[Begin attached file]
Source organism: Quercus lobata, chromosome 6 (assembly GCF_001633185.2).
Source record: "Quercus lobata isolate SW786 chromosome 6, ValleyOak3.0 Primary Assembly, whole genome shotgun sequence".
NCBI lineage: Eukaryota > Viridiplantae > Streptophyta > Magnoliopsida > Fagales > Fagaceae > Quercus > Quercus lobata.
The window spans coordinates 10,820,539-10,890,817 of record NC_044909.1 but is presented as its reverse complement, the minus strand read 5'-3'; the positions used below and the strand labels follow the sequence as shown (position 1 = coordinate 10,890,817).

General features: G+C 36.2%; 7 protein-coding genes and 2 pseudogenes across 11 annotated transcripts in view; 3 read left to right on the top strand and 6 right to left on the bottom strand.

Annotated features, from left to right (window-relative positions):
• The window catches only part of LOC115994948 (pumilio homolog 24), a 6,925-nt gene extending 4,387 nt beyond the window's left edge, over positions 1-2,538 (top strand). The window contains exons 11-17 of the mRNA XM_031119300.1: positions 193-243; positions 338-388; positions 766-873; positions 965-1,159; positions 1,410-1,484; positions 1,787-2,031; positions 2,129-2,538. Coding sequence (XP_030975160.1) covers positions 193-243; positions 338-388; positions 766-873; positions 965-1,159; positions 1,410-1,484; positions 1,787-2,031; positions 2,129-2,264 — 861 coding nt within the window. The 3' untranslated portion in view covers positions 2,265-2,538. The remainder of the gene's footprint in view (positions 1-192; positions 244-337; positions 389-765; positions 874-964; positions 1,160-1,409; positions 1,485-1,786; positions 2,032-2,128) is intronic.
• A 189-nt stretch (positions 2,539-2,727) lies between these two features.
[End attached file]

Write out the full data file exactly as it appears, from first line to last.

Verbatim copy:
Source organism: Quercus lobata, chromosome 6 (assembly GCF_001633185.2).
Source record: "Quercus lobata isolate SW786 chromosome 6, ValleyOak3.0 Primary Assembly, whole genome shotgun sequence".
NCBI lineage: Eukaryota > Viridiplantae > Streptophyta > Magnoliopsida > Fagales > Fagaceae > Quercus > Quercus lobata.
The window spans coordinates 10,820,539-10,890,817 of record NC_044909.1 but is presented as its reverse complement, the minus strand read 5'-3'; the positions used below and the strand labels follow the sequence as shown (position 1 = coordinate 10,890,817).

General features: G+C 36.2%; 7 protein-coding genes and 2 pseudogenes across 11 annotated transcripts in view; 3 read left to right on the top strand and 6 right to left on the bottom strand.

Annotated features, from left to right (window-relative positions):
• The window catches only part of LOC115994948 (pumilio homolog 24), a 6,925-nt gene extending 4,387 nt beyond the window's left edge, over positions 1-2,538 (top strand). The window contains exons 11-17 of the mRNA XM_031119300.1: positions 193-243; positions 338-388; positions 766-873; positions 965-1,159; positions 1,410-1,484; positions 1,787-2,031; positions 2,129-2,538. Coding sequence (XP_030975160.1) covers positions 193-243; positions 338-388; positions 766-873; positions 965-1,159; positions 1,410-1,484; positions 1,787-2,031; positions 2,129-2,264 — 861 coding nt within the window. The 3' untranslated portion in view covers positions 2,265-2,538. The remainder of the gene's footprint in view (positions 1-192; positions 244-337; positions 389-765; positions 874-964; positions 1,160-1,409; positions 1,485-1,786; positions 2,032-2,128) is intronic.
• A 189-nt stretch (positions 2,539-2,727) lies between these two features.